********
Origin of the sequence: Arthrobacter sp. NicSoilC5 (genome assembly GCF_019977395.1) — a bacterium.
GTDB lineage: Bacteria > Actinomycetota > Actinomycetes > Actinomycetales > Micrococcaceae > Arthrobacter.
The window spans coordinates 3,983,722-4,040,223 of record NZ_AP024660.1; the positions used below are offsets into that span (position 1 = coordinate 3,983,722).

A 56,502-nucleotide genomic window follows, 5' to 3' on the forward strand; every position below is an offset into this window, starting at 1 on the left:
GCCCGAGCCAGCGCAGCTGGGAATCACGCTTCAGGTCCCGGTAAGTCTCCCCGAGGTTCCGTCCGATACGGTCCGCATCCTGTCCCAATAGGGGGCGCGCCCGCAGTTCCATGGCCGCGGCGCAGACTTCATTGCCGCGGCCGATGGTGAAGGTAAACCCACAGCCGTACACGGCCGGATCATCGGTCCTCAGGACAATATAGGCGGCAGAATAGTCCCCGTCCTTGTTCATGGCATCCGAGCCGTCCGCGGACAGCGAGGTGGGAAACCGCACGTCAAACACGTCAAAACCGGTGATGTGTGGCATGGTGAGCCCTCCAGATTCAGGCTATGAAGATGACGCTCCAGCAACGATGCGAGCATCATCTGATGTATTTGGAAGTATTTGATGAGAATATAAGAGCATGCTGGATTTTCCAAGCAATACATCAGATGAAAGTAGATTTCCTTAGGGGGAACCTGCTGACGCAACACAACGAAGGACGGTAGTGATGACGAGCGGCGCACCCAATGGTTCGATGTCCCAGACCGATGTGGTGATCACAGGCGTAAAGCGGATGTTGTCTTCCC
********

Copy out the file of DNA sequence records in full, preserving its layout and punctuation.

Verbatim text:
Origin of the sequence: Arthrobacter sp. NicSoilC5 (genome assembly GCF_019977395.1) — a bacterium.
GTDB lineage: Bacteria > Actinomycetota > Actinomycetes > Actinomycetales > Micrococcaceae > Arthrobacter.
The window spans coordinates 3,983,722-4,040,223 of record NZ_AP024660.1; the positions used below are offsets into that span (position 1 = coordinate 3,983,722).

A 56,502-nucleotide genomic window follows, 5' to 3' on the forward strand; every position below is an offset into this window, starting at 1 on the left:
GCCCGAGCCAGCGCAGCTGGGAATCACGCTTCAGGTCCCGGTAAGTCTCCCCGAGGTTCCGTCCGATACGGTCCGCATCCTGTCCCAATAGGGGGCGCGCCCGCAGTTCCATGGCCGCGGCGCAGACTTCATTGCCGCGGCCGATGGTGAAGGTAAACCCACAGCCGTACACGGCCGGATCATCGGTCCTCAGGACAATATAGGCGGCAGAATAGTCCCCGTCCTTGTTCATGGCATCCGAGCCGTCCGCGGACAGCGAGGTGGGAAACCGCACGTCAAACACGTCAAAACCGGTGATGTGTGGCATGGTGAGCCCTCCAGATTCAGGCTATGAAGATGACGCTCCAGCAACGATGCGAGCATCATCTGATGTATTTGGAAGTATTTGATGAGAATATAAGAGCATGCTGGATTTTCCAAGCAATACATCAGATGAAAGTAGATTTCCTTAGGGGGAACCTGCTGACGCAACACAACGAAGGACGGTAGTGATGACGAGCGGCGCACCCAATGGTTCGATGTCCCAGACCGATGTGGTGATCACAGGCGTAAAGCGGATGTTGTCTTCCC